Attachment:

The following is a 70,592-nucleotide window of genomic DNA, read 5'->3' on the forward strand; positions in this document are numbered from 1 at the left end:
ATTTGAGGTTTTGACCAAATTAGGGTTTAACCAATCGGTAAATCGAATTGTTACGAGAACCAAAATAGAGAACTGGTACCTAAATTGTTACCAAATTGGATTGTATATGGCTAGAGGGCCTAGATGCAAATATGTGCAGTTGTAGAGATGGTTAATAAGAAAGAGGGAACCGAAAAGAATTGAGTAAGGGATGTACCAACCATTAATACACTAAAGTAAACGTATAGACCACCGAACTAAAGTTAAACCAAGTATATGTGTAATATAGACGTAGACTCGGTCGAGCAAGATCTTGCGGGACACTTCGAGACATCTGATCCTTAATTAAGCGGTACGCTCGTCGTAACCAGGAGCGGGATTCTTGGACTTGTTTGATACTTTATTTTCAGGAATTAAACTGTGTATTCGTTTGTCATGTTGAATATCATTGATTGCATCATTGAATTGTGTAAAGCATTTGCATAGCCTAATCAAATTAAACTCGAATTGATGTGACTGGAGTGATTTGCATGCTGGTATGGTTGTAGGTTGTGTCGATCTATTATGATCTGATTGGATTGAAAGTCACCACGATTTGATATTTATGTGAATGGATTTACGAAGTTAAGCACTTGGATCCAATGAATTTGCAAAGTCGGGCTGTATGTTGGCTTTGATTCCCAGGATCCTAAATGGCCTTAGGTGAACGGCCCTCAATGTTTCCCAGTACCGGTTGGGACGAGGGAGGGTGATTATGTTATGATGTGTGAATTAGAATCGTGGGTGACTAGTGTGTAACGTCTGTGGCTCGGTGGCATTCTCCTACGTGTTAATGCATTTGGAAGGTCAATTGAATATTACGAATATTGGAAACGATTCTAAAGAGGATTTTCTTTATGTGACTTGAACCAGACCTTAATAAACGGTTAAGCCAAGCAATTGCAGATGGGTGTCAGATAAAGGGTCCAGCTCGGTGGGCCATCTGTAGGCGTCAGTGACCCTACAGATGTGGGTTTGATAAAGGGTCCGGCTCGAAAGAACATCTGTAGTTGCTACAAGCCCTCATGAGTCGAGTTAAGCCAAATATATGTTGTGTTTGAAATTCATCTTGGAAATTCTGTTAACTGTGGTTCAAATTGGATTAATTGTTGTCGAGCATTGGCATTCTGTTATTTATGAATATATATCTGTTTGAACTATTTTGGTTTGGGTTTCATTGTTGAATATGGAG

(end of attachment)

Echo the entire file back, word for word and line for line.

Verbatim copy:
The following is a 70,592-nucleotide window of genomic DNA, read 5'->3' on the forward strand; positions in this document are numbered from 1 at the left end:
ATTTGAGGTTTTGACCAAATTAGGGTTTAACCAATCGGTAAATCGAATTGTTACGAGAACCAAAATAGAGAACTGGTACCTAAATTGTTACCAAATTGGATTGTATATGGCTAGAGGGCCTAGATGCAAATATGTGCAGTTGTAGAGATGGTTAATAAGAAAGAGGGAACCGAAAAGAATTGAGTAAGGGATGTACCAACCATTAATACACTAAAGTAAACGTATAGACCACCGAACTAAAGTTAAACCAAGTATATGTGTAATATAGACGTAGACTCGGTCGAGCAAGATCTTGCGGGACACTTCGAGACATCTGATCCTTAATTAAGCGGTACGCTCGTCGTAACCAGGAGCGGGATTCTTGGACTTGTTTGATACTTTATTTTCAGGAATTAAACTGTGTATTCGTTTGTCATGTTGAATATCATTGATTGCATCATTGAATTGTGTAAAGCATTTGCATAGCCTAATCAAATTAAACTCGAATTGATGTGACTGGAGTGATTTGCATGCTGGTATGGTTGTAGGTTGTGTCGATCTATTATGATCTGATTGGATTGAAAGTCACCACGATTTGATATTTATGTGAATGGATTTACGAAGTTAAGCACTTGGATCCAATGAATTTGCAAAGTCGGGCTGTATGTTGGCTTTGATTCCCAGGATCCTAAATGGCCTTAGGTGAACGGCCCTCAATGTTTCCCAGTACCGGTTGGGACGAGGGAGGGTGATTATGTTATGATGTGTGAATTAGAATCGTGGGTGACTAGTGTGTAACGTCTGTGGCTCGGTGGCATTCTCCTACGTGTTAATGCATTTGGAAGGTCAATTGAATATTACGAATATTGGAAACGATTCTAAAGAGGATTTTCTTTATGTGACTTGAACCAGACCTTAATAAACGGTTAAGCCAAGCAATTGCAGATGGGTGTCAGATAAAGGGTCCAGCTCGGTGGGCCATCTGTAGGCGTCAGTGACCCTACAGATGTGGGTTTGATAAAGGGTCCGGCTCGAAAGAACATCTGTAGTTGCTACAAGCCCTCATGAGTCGAGTTAAGCCAAATATATGTTGTGTTTGAAATTCATCTTGGAAATTCTGTTAACTGTGGTTCAAATTGGATTAATTGTTGTCGAGCATTGGCATTCTGTTATTTATGAATATATATCTGTTTGAACTATTTTGGTTTGGGTTTCATTGTTGAATATGGAG